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Modi and Trump score from Howdy Modi, but what’s in it for India?

For Trump, Howdy Modi was a golden opportunity to woo a vital segment of American voters.

, ET Bureau|
Updated: Sep 23, 2019, 05.24 PM IST
That a US president would attend a function far away from the US Capital and sit through several hours of ceremony and speechmaking he could barely understand, is an achievement other developing country leaders would struggle to achieve.
With characteristic flair and panache, Prime Minister Narendra Modi parlayed his personal popularity among, and the growing political clout of, the Indian American community, one of the highest achieving and prosperous minorities in the US, to obtain high-profile endorsement from the President Trump. And through this feat of making the leader of the most powerful nation of the world pay him and India rich tributes in front of adoring crowds, Modi used the Howdy Modi event at Houston to further reinforce his nationalist and leadership credentials in the eyes of the ordinary Indian.

For President Trump, whose campaign for re-election in 2020 is already in full swing, Howdy Modi was a golden opportunity to woo a vital segment of American voters, the vast majority of whom had voted his Democratic opponent the last time around. The crowd was assembled for him, in numbers that normally elude physical political assemblies in America, at no cost to his campaign, in a state whose traditional Republican leanings had weakened in the 2018 mid-term elections. Trump had every reason to make good use of that opportunity and hope to convert Modi’s popularity among the Indian American community into support for himself, by paying handsome tribute to India and its leader.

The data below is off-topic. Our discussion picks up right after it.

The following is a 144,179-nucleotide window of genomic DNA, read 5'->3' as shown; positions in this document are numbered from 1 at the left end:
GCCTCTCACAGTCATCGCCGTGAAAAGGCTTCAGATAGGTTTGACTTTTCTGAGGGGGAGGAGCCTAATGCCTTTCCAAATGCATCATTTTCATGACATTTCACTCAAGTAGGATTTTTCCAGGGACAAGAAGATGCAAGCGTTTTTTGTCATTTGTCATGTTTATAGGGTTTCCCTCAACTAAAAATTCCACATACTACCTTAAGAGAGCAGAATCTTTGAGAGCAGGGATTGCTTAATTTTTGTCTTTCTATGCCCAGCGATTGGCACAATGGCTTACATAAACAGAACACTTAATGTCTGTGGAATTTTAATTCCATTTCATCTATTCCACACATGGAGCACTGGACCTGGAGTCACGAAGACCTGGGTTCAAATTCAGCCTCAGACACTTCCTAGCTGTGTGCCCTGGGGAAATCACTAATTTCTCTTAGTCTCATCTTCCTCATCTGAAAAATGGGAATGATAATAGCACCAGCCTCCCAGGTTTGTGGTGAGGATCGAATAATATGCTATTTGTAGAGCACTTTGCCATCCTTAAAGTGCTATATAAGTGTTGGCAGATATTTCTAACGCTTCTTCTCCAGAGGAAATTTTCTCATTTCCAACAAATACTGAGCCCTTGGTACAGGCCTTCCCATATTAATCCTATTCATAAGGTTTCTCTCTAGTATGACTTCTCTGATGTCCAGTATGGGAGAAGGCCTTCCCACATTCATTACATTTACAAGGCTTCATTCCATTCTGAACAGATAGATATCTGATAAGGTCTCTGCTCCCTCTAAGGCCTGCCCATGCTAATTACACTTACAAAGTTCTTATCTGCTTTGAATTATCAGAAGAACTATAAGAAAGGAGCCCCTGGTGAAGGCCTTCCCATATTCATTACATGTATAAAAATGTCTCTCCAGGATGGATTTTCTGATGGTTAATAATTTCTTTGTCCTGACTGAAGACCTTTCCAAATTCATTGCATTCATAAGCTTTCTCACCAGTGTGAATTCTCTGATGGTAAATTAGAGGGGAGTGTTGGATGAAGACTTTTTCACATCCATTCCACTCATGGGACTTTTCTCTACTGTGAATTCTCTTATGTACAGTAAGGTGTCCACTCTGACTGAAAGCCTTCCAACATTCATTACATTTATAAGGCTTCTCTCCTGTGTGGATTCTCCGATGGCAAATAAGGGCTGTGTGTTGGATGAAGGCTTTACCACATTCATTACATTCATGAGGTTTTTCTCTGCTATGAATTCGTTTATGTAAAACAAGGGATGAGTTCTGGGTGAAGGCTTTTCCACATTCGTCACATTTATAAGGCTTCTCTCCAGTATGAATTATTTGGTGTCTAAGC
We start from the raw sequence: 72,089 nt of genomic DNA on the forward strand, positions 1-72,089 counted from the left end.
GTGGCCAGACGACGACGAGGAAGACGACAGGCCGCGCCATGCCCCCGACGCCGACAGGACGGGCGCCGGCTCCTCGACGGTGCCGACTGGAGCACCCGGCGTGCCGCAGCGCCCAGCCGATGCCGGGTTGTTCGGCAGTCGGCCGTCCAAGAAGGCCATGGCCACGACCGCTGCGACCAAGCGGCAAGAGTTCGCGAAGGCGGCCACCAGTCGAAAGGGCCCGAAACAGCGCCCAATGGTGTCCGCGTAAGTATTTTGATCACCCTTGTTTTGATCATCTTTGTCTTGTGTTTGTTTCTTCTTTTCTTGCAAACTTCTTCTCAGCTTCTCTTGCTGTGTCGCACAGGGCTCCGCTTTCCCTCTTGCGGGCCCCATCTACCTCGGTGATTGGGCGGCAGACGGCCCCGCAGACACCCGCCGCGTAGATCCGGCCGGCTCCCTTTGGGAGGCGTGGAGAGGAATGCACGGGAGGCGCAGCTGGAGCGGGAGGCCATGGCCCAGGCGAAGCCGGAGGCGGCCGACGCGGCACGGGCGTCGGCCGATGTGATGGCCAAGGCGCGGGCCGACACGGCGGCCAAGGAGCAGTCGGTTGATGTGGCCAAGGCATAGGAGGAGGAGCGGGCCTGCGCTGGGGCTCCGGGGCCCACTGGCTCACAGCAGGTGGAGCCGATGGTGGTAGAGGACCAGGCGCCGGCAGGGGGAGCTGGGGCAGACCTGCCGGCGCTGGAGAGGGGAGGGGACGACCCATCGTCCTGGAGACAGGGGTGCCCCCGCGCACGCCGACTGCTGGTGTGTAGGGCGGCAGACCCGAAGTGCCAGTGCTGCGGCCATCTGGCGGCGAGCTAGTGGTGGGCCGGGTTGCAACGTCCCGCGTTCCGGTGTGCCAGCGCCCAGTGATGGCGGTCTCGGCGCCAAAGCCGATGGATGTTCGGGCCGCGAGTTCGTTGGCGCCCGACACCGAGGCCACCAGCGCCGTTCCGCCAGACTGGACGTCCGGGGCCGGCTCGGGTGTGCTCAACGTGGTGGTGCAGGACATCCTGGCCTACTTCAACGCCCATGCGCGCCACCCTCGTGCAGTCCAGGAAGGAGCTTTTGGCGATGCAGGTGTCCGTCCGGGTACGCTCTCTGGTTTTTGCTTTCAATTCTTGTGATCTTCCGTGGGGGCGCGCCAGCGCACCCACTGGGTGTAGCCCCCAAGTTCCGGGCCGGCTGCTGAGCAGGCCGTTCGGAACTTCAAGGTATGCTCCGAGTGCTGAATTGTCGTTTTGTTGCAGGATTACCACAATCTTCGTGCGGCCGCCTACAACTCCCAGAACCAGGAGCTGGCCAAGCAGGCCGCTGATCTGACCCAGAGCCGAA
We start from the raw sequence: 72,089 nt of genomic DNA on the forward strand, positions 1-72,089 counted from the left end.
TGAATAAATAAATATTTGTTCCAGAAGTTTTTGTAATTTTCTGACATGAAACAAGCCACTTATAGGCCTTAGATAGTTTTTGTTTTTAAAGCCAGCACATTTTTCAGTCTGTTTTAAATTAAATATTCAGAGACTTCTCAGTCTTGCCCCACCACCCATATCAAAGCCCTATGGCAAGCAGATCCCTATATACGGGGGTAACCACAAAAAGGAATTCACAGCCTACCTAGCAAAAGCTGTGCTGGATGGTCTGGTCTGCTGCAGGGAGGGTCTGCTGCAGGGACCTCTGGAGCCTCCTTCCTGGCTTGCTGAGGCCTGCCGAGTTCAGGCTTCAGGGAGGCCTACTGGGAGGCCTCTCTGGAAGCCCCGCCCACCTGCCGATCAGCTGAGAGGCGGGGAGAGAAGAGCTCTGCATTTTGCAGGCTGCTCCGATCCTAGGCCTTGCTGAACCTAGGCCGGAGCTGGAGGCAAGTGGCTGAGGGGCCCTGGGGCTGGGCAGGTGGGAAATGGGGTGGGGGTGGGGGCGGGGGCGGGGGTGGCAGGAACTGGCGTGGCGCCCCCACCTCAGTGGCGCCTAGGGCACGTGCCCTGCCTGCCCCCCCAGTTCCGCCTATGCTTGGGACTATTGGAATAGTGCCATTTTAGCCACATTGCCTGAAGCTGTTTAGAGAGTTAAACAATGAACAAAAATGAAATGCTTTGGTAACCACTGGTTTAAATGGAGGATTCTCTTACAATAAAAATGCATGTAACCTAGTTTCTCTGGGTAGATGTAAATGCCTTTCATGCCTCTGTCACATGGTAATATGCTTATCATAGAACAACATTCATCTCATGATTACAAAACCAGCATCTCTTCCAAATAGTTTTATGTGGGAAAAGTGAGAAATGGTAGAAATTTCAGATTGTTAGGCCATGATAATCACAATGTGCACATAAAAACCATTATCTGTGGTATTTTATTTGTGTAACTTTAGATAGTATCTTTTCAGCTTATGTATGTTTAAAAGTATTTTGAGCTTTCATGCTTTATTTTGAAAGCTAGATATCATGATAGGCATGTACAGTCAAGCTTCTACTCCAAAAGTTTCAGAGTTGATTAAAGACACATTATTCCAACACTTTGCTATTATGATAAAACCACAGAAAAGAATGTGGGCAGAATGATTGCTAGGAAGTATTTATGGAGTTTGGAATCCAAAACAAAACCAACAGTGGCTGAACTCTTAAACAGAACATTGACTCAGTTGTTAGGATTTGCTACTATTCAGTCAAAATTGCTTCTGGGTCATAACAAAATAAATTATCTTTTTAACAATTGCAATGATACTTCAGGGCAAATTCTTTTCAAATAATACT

The cynic might well ask, what has been the gain for India from this event, the garnishing of their appeal among domestic voters for Trump and Modi apart? It had been hoped that Trump would make some major announcement relating to India at the event. As it happened, Trump announced that India would get its first basket ball match, because America’s National Basket Ball Association has set up shop in India. Extending NBA’s reach to the world’ second most populous nation is good for NBA, no doubt. But India already has basket ball. In any case, Trump can be excused for not knowing that the game of basket ball was invented in ancient India, along with flying machines, as that kind of recondite knowledge is reserved for experts of the Sangh Parivar.

Petronet LNG, India’s liquefied natural gas company, is investing $2.5 billion in the US. This benefits the US more than it benefits India. Sure, India needs more natural gas. But the US is too far away for the gas to be economical when it reaches India, bearing the cost of freight. A more sensible option is for Europe to shift some of its gas sourcing to the US from the Middle East, and for India to import the freed-up gas. Arranging this switch calls for commercial nous, not investment in the US. An Indian public sector enterprise will raise funds for additional investment in US gas production at a cost higher than what an established American oil major or even a shale company would manage. Petronet LNG only needed to enter into commercial contracts. But that would not have allowed Trump to praise India as a nation with expansive investment in the US.